Yes, Google is getting into the Drone Delivery biz too. And of course Google X is behind it. Just like in the Google Loon project, the Google X Project Wing is testing in the Outback, that is to say Queensland, Australia.
Another one of those places where there is a lot of sky and a lot of land, and quite possibly a lot of enthusiasm for robotic flying things, Australia is playing host to another of Google’s futuristic ideas. Although this is definitely not a first, as both Amazon and Facebook have already joined the game. And Amazon already demonstrated their ideal.
So how is this Google X project any better than any other drone delivery system? Google seems think that the delivery system is key and yet another advancement in moving things, to other places. Unlike the vertical-only take-off and landing of the Amazon drone, the Google project will have both vertical and horizontal flight. The video below offers a much better visual of the ideal.
It appears that there will soon be a Google Glass price break. The terms of service for the purchase of Google Glass are changing to include a price difference between current models and the up-and-coming model.
Google has already announced a change to the specifications of Glass, upgrading to 2 GB of Ram, but this new change may bring the price down to something a bit more consumer-friendly. The new terms were made public on August 19th.
To be perfectly fair Google is offering the difference in the price between what you pay and what the price may be in the near future. Such an offer is definitely not unlike Google, but rare when offering a new product, to include in the terms. It is apparent that Google really wants people to take Glass home, happily.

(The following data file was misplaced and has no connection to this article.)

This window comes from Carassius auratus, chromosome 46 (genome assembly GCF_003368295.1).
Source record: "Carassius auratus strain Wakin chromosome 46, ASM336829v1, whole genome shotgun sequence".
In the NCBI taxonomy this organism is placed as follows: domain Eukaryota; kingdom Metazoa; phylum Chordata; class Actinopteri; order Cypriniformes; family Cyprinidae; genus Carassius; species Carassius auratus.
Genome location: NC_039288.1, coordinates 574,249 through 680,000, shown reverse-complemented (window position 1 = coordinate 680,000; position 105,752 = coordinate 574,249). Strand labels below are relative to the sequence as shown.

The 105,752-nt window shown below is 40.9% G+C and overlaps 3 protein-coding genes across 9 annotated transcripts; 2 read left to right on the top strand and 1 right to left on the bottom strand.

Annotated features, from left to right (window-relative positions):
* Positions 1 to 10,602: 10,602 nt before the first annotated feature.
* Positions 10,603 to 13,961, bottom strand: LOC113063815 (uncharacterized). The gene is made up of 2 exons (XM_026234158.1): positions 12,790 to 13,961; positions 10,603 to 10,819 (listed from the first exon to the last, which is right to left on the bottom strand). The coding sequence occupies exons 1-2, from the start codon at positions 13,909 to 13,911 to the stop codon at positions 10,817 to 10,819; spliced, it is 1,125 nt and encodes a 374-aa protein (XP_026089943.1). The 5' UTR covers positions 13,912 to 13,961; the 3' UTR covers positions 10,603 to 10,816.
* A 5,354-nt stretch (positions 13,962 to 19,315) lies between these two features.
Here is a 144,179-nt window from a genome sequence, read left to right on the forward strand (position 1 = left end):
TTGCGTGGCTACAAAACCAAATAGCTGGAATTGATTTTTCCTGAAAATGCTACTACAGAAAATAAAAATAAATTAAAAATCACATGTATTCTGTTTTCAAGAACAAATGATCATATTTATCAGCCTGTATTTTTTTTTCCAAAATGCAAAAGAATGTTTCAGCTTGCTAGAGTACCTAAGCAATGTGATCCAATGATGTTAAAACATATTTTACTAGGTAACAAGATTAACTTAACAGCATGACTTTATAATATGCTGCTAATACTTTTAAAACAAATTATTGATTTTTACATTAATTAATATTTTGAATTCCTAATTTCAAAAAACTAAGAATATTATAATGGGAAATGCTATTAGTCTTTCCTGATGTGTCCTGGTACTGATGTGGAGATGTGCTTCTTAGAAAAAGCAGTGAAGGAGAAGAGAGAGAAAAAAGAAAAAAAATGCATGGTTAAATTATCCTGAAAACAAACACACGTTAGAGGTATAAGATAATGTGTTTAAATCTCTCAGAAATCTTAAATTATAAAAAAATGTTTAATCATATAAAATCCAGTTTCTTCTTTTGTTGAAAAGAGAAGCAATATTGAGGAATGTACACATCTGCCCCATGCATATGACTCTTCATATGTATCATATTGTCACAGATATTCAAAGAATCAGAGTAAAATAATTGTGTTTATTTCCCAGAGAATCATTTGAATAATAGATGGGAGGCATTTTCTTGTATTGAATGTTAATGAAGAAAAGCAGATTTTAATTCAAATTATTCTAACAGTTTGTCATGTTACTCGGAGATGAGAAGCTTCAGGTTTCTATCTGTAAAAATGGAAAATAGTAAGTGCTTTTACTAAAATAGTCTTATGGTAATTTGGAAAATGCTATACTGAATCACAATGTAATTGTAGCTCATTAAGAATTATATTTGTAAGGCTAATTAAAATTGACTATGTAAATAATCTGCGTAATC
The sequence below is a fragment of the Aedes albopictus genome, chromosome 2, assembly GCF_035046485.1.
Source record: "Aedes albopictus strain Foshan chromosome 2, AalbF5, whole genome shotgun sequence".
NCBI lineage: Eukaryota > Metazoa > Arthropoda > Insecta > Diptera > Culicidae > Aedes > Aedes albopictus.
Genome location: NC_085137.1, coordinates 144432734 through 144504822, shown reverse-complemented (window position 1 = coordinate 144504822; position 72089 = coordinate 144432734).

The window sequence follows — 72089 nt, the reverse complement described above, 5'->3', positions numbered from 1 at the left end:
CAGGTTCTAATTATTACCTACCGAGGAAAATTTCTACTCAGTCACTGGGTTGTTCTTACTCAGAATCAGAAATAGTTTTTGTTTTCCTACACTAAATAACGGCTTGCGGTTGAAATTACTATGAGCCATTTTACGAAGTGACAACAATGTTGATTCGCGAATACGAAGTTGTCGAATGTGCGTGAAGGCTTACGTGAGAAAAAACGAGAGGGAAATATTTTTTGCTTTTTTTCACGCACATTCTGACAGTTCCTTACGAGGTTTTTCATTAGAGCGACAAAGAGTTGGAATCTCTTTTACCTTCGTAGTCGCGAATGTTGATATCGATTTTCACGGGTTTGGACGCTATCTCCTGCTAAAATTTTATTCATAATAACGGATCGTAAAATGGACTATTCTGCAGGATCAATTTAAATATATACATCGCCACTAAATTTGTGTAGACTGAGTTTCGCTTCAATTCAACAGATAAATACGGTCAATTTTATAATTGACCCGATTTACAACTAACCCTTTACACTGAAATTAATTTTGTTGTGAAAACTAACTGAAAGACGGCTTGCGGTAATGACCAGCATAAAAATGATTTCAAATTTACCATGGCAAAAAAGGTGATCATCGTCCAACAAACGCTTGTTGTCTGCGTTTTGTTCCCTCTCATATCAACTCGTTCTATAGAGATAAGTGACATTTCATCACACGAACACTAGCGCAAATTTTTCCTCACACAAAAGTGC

Some of the new text in the terms seems to imply that Google may be making Glass available through wireless carriers. The text is to state that if you want mobile data connectivity, you will need to secure that through a carrier, via a SIM card.
And finally with this announcement Google is officially removing the “Beta” tag. This appears to imply the state of the official announcement. Glass is going out into the public and will be a tool for all.
Credit: Glass Almanac
You may have read recently about Bell Lab’s XG-Fast 10 Gbps over copper. It’s true, they have managed to send 10 times as much data over a copper wire as is available via Google Fiber. But there’s a catch that no one is revealing. The problem is with the distance.
XG-Fast is exactly what it’s name appears to imply, “fast”. But how far does this fast go? Google Fiber is connected not from the Central Office but from a smaller distribution center in your neighborhood. The lines that go from this distro are likely closer to the range of what you’d expect from a DSL connection. Not the speeds per se, but the distances (no more than a mile). Bell Lab’s XG-Fast can’t go more than a few dozen feet. And it’s unlikely that you will want another lawn fridge just to be able to use this new tech.